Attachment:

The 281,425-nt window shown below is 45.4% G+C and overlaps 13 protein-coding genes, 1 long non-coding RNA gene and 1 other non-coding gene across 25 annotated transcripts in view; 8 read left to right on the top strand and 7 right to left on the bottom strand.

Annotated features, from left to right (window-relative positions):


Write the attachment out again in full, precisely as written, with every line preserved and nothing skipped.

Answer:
The 281,425-nt window shown below is 45.4% G+C and overlaps 13 protein-coding genes, 1 long non-coding RNA gene and 1 other non-coding gene across 25 annotated transcripts in view; 8 read left to right on the top strand and 7 right to left on the bottom strand.

Annotated features, from left to right (window-relative positions):